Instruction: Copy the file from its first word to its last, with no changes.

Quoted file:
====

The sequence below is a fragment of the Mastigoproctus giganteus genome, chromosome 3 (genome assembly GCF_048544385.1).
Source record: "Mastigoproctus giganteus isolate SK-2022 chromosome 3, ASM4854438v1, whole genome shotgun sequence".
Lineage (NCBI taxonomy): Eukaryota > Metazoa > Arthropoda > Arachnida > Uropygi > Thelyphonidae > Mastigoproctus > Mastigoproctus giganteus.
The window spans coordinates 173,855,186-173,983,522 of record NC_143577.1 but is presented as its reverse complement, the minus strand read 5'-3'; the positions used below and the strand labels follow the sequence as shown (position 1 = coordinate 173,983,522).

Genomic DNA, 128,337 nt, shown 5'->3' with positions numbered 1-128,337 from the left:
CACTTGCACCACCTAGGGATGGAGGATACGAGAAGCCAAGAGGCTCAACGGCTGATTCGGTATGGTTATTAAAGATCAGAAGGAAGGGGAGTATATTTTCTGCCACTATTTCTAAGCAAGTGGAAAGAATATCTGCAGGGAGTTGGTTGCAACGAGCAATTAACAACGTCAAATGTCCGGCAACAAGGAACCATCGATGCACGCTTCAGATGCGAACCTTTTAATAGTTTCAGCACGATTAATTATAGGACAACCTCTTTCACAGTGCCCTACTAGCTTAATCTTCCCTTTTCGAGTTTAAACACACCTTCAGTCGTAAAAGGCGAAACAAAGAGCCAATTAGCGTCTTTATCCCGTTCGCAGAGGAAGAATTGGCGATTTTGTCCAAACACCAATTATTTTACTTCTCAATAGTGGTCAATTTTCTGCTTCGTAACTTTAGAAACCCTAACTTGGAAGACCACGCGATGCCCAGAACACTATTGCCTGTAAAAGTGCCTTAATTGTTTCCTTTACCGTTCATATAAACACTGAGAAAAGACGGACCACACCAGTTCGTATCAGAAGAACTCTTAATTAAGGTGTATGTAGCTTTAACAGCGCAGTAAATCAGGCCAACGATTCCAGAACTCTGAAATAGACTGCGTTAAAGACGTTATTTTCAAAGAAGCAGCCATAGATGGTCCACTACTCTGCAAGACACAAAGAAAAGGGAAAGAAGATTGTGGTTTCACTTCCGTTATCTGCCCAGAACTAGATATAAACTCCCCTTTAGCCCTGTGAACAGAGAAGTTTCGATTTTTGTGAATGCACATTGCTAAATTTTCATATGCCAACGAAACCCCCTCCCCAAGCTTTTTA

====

The sequence below is a fragment of the Mastigoproctus giganteus genome, chromosome 3 (genome assembly GCF_048544385.1).
Source record: "Mastigoproctus giganteus isolate SK-2022 chromosome 3, ASM4854438v1, whole genome shotgun sequence".
Lineage (NCBI taxonomy): Eukaryota > Metazoa > Arthropoda > Arachnida > Uropygi > Thelyphonidae > Mastigoproctus > Mastigoproctus giganteus.
The window spans coordinates 173,855,186-173,983,522 of record NC_143577.1 but is presented as its reverse complement, the minus strand read 5'-3'; the positions used below and the strand labels follow the sequence as shown (position 1 = coordinate 173,983,522).

Genomic DNA, 128,337 nt, shown 5'->3' with positions numbered 1-128,337 from the left:
CACTTGCACCACCTAGGGATGGAGGATACGAGAAGCCAAGAGGCTCAACGGCTGATTCGGTATGGTTATTAAAGATCAGAAGGAAGGGGAGTATATTTTCTGCCACTATTTCTAAGCAAGTGGAAAGAATATCTGCAGGGAGTTGGTTGCAACGAGCAATTAACAACGTCAAATGTCCGGCAACAAGGAACCATCGATGCACGCTTCAGATGCGAACCTTTTAATAGTTTCAGCACGATTAATTATAGGACAACCTCTTTCACAGTGCCCTACTAGCTTAATCTTCCCTTTTCGAGTTTAAACACACCTTCAGTCGTAAAAGGCGAAACAAAGAGCCAATTAGCGTCTTTATCCCGTTCGCAGAGGAAGAATTGGCGATTTTGTCCAAACACCAATTATTTTACTTCTCAATAGTGGTCAATTTTCTGCTTCGTAACTTTAGAAACCCTAACTTGGAAGACCACGCGATGCCCAGAACACTATTGCCTGTAAAAGTGCCTTAATTGTTTCCTTTACCGTTCATATAAACACTGAGAAAAGACGGACCACACCAGTTCGTATCAGAAGAACTCTTAATTAAGGTGTATGTAGCTTTAACAGCGCAGTAAATCAGGCCAACGATTCCAGAACTCTGAAATAGACTGCGTTAAAGACGTTATTTTCAAAGAAGCAGCCATAGATGGTCCACTACTCTGCAAGACACAAAGAAAAGGGAAAGAAGATTGTGGTTTCACTTCCGTTATCTGCCCAGAACTAGATATAAACTCCCCTTTAGCCCTGTGAACAGAGAAGTTTCGATTTTTGTGAATGCACATTGCTAAATTTTCATATGCCAACGAAACCCCCTCCCCAAGCTTTTTA